In a column published in a recent issue of the Sunday Los Angeles Times, Alex Outhred, a professional poker player and coach, discussed a rather intriguing topic: the significance of a player taking a long pause while playing a hand of Texas hold’em. He didn’t say it, but that could be a very valuable tell. The topic caught my immediate attention. To say the least, I was curious; and so I decided to do some research.
What is a “long pause?” What does it mean?
World-famed poker guru David Sklansky (Ref. Hold’em Poker; published way back in 1976 by Gambler’s Book Club) says a long pause is 15 seconds or more before making a call. Sklansky is highly regarded as one of the all-time poker greats. He has authored numerous poker books and has won three bracelets in major poker tournaments. He is a sought-after speaker about poker concepts.
In his column, Outhred opined that a long pause “suggested that he (your opponent) was considering a raise.” On that basis, you would put him on a strong hand. Of course, that would be valuable info for you as the hand progressed – assuming that interpretation is correct.
Outhred is a poker coach as well as professional poker player with many big tournament wins to his credit over the past 13 years.
Contrary to Outhred’s interpretation, according to Sklansky, the long pause indicates “he (your opponent) almost always is considering folding.” And then he adds, “It is very rare to see a possible raising hand pause this long.”
Well, what do you know? Two poker pros with diametrically opposed interpretations of the significance of a long pause. Which one of them is correct, or perhaps neither?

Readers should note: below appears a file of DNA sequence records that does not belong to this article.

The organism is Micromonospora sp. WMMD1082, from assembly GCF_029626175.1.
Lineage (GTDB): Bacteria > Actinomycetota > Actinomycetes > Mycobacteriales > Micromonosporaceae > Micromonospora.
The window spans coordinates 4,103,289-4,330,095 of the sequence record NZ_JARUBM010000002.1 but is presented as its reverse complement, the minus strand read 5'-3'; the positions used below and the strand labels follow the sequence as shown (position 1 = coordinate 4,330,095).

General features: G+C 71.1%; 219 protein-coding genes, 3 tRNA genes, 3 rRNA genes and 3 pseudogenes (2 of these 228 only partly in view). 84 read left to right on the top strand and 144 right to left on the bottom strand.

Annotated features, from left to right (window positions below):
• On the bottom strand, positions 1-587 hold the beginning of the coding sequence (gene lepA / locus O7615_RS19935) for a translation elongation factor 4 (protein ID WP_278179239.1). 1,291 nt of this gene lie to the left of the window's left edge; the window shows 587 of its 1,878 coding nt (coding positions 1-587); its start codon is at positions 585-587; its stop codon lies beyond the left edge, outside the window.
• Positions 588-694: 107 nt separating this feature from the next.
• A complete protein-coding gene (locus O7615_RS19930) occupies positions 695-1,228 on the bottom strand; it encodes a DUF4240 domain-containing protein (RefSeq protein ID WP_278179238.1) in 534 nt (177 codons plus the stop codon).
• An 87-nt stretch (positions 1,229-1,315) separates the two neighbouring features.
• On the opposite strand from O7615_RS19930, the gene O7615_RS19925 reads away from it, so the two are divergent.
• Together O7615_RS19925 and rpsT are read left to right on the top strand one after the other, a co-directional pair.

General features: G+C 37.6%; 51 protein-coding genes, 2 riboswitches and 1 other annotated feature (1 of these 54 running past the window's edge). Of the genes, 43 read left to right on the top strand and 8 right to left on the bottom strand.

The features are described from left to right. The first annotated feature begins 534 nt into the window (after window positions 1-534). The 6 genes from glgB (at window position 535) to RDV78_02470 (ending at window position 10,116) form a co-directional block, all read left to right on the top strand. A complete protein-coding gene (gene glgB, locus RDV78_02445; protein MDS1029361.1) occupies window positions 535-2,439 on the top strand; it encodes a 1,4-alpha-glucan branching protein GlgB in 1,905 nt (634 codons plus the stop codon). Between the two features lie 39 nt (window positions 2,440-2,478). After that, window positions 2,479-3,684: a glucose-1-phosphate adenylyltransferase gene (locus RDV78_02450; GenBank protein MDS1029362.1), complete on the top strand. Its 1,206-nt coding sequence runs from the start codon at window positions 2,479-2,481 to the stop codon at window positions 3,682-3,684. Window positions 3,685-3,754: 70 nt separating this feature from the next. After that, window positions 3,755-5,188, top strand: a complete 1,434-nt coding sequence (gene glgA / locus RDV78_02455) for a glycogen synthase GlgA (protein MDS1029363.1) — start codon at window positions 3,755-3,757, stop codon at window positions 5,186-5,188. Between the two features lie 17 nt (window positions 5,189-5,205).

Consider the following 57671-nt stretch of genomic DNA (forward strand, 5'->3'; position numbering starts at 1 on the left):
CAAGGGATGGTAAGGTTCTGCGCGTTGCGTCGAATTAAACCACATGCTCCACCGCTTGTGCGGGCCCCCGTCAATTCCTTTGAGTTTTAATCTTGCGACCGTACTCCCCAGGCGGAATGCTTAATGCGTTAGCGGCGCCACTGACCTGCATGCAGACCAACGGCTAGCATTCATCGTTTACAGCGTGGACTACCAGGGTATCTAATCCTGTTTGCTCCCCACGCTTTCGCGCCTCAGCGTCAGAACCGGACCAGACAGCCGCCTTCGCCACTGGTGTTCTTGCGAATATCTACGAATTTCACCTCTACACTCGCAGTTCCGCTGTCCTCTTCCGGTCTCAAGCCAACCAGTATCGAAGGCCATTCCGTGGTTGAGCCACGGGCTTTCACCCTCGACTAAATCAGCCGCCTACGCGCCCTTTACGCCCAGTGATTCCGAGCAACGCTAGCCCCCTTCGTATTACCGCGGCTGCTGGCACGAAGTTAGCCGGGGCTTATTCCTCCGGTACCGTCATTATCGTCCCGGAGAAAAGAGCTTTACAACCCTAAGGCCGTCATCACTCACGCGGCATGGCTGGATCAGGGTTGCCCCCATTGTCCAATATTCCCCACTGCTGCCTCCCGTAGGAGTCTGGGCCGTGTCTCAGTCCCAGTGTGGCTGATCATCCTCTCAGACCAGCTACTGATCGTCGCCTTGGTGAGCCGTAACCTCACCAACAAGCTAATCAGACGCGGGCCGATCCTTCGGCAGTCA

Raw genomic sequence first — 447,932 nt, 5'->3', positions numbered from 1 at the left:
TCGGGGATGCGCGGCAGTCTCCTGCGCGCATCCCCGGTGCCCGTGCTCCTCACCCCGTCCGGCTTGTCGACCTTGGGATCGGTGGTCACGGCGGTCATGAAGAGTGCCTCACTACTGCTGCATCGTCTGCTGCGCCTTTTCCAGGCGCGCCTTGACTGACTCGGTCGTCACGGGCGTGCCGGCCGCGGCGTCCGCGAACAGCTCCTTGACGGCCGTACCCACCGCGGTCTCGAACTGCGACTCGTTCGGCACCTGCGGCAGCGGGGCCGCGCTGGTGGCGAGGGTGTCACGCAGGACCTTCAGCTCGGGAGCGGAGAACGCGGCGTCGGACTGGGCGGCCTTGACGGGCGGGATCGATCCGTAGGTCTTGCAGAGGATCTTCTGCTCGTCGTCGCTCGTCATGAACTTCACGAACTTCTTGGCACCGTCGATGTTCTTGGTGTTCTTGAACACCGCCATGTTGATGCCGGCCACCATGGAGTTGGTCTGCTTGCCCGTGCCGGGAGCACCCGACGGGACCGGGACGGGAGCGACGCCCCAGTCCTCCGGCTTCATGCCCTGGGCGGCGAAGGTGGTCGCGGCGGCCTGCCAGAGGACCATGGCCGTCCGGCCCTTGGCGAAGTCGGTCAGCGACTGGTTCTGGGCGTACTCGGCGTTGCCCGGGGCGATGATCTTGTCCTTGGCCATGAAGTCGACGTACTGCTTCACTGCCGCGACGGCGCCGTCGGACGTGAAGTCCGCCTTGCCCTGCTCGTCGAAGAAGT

My response is to say it is common for players to pause while contemplating a decision during the playing of a hand. Some call, “time.” I often do that when I am making a difficult decision. The situation can make a big difference.
In my opinion, the length of the pause largely depends on the player’s skill level. Less-skilled players just sit and (ostensibly) think. (I believe many such players are just plain numb.) It’s not likely an unskilled player will pause for more than a few seconds.
On the other hand, the more skilled player may be trying to analyze the situation before acting. That takes time. We can’t fault him for taking a little extra time – 15 seconds or more – to consider the situation; a lot of money could be at stake. Win or lose!
By way of example, let’s say our hero, a fairly skilled player, is in a limit game, and an opponent to our hero’s right has raised on the turn; now it’s a two-bet to hero. Twice as many chips are at risk. Is the potential reward worth the risk? There are a lot of factors to consider. That could easily take more than a few seconds to contemplate – very likely, a long pause.
If our hero decides to call after his pause, based on his read of an opponent who had just raised, most likely he has a decent hand, but one that could easily be second-best. On the other hand, if hero re-raises after his long pause, then there are two possibilities: (1) He has a powerful hand – a monster, perhaps even the nuts; or (2) he is bluffing, hoping to force opponents to muck their cards.
To conclude – the length of the pause is hard to interpret. Certainly, it is not a reliable tell. There are so many factors to be considered.